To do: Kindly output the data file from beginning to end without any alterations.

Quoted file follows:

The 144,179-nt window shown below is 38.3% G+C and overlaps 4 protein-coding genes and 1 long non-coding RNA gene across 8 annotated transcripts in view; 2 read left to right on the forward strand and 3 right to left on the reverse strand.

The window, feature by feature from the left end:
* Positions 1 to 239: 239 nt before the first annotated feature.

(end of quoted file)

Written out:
The 144,179-nt window shown below is 38.3% G+C and overlaps 4 protein-coding genes and 1 long non-coding RNA gene across 8 annotated transcripts in view; 2 read left to right on the forward strand and 3 right to left on the reverse strand.

The window, feature by feature from the left end:
* Positions 1 to 239: 239 nt before the first annotated feature.